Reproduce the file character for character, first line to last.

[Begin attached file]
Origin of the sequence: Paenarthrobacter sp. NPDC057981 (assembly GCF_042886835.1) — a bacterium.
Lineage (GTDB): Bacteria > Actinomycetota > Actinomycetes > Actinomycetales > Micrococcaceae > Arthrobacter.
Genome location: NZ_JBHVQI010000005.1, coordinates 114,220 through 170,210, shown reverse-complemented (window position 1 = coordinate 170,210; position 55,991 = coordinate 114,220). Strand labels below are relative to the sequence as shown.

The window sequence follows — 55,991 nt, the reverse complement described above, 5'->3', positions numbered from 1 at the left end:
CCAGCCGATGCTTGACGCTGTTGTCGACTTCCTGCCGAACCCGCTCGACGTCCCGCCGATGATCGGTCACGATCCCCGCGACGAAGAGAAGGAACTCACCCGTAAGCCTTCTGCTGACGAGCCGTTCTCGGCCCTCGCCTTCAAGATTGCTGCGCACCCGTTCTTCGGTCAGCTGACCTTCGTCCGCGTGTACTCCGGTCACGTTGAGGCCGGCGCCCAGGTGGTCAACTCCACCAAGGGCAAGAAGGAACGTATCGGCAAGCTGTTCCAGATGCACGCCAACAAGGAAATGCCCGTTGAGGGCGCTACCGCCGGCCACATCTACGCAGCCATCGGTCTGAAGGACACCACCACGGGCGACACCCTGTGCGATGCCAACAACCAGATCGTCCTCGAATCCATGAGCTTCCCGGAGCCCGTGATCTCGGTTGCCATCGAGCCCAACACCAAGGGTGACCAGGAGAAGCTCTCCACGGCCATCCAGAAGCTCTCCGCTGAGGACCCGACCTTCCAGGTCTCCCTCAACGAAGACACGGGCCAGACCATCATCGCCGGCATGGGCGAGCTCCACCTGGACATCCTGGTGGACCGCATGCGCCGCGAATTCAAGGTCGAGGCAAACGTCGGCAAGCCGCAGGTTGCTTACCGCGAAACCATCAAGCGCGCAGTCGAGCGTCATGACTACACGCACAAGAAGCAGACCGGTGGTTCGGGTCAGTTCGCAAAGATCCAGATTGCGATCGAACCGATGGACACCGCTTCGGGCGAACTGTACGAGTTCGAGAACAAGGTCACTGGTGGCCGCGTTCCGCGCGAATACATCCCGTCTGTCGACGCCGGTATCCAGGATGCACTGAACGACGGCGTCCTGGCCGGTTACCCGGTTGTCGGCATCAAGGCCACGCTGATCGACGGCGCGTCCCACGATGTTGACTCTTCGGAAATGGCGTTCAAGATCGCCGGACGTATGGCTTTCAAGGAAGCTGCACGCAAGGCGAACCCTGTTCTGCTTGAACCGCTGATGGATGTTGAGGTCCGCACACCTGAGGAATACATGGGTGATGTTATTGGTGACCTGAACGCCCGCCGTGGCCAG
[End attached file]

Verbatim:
Origin of the sequence: Paenarthrobacter sp. NPDC057981 (assembly GCF_042886835.1) — a bacterium.
Lineage (GTDB): Bacteria > Actinomycetota > Actinomycetes > Actinomycetales > Micrococcaceae > Arthrobacter.
Genome location: NZ_JBHVQI010000005.1, coordinates 114,220 through 170,210, shown reverse-complemented (window position 1 = coordinate 170,210; position 55,991 = coordinate 114,220). Strand labels below are relative to the sequence as shown.

The window sequence follows — 55,991 nt, the reverse complement described above, 5'->3', positions numbered from 1 at the left end:
CCAGCCGATGCTTGACGCTGTTGTCGACTTCCTGCCGAACCCGCTCGACGTCCCGCCGATGATCGGTCACGATCCCCGCGACGAAGAGAAGGAACTCACCCGTAAGCCTTCTGCTGACGAGCCGTTCTCGGCCCTCGCCTTCAAGATTGCTGCGCACCCGTTCTTCGGTCAGCTGACCTTCGTCCGCGTGTACTCCGGTCACGTTGAGGCCGGCGCCCAGGTGGTCAACTCCACCAAGGGCAAGAAGGAACGTATCGGCAAGCTGTTCCAGATGCACGCCAACAAGGAAATGCCCGTTGAGGGCGCTACCGCCGGCCACATCTACGCAGCCATCGGTCTGAAGGACACCACCACGGGCGACACCCTGTGCGATGCCAACAACCAGATCGTCCTCGAATCCATGAGCTTCCCGGAGCCCGTGATCTCGGTTGCCATCGAGCCCAACACCAAGGGTGACCAGGAGAAGCTCTCCACGGCCATCCAGAAGCTCTCCGCTGAGGACCCGACCTTCCAGGTCTCCCTCAACGAAGACACGGGCCAGACCATCATCGCCGGCATGGGCGAGCTCCACCTGGACATCCTGGTGGACCGCATGCGCCGCGAATTCAAGGTCGAGGCAAACGTCGGCAAGCCGCAGGTTGCTTACCGCGAAACCATCAAGCGCGCAGTCGAGCGTCATGACTACACGCACAAGAAGCAGACCGGTGGTTCGGGTCAGTTCGCAAAGATCCAGATTGCGATCGAACCGATGGACACCGCTTCGGGCGAACTGTACGAGTTCGAGAACAAGGTCACTGGTGGCCGCGTTCCGCGCGAATACATCCCGTCTGTCGACGCCGGTATCCAGGATGCACTGAACGACGGCGTCCTGGCCGGTTACCCGGTTGTCGGCATCAAGGCCACGCTGATCGACGGCGCGTCCCACGATGTTGACTCTTCGGAAATGGCGTTCAAGATCGCCGGACGTATGGCTTTCAAGGAAGCTGCACGCAAGGCGAACCCTGTTCTGCTTGAACCGCTGATGGATGTTGAGGTCCGCACACCTGAGGAATACATGGGTGATGTTATTGGTGACCTGAACGCCCGCCGTGGCCAG